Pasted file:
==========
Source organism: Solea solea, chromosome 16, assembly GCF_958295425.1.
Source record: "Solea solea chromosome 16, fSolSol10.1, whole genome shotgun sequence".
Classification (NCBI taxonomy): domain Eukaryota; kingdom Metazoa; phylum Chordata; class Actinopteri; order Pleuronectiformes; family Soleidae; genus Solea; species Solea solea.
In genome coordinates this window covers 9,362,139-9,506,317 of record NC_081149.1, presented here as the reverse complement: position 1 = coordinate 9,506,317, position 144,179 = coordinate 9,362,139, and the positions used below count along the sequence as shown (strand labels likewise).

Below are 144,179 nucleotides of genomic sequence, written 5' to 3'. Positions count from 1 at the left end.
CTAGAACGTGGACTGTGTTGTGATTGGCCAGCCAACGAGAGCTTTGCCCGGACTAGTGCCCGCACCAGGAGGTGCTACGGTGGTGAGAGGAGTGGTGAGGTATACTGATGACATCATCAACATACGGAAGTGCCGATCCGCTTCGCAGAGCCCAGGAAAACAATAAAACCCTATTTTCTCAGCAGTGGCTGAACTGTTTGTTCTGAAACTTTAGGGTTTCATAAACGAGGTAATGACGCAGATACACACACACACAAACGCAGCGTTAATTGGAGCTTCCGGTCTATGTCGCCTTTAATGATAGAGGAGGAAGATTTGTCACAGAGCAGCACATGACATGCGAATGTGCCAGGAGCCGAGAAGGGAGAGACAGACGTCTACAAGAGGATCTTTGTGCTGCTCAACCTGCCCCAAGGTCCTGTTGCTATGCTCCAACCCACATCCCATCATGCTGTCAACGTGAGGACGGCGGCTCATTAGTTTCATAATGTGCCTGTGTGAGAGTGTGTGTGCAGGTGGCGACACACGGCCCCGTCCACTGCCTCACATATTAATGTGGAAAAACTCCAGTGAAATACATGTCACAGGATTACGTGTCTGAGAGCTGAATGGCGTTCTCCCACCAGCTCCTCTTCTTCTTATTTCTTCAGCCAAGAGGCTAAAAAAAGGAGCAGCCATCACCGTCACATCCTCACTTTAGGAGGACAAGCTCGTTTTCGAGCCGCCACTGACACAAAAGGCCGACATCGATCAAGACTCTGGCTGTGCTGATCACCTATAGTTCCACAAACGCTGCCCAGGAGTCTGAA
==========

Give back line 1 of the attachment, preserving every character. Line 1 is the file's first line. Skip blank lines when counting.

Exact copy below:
Source organism: Solea solea, chromosome 16, assembly GCF_958295425.1.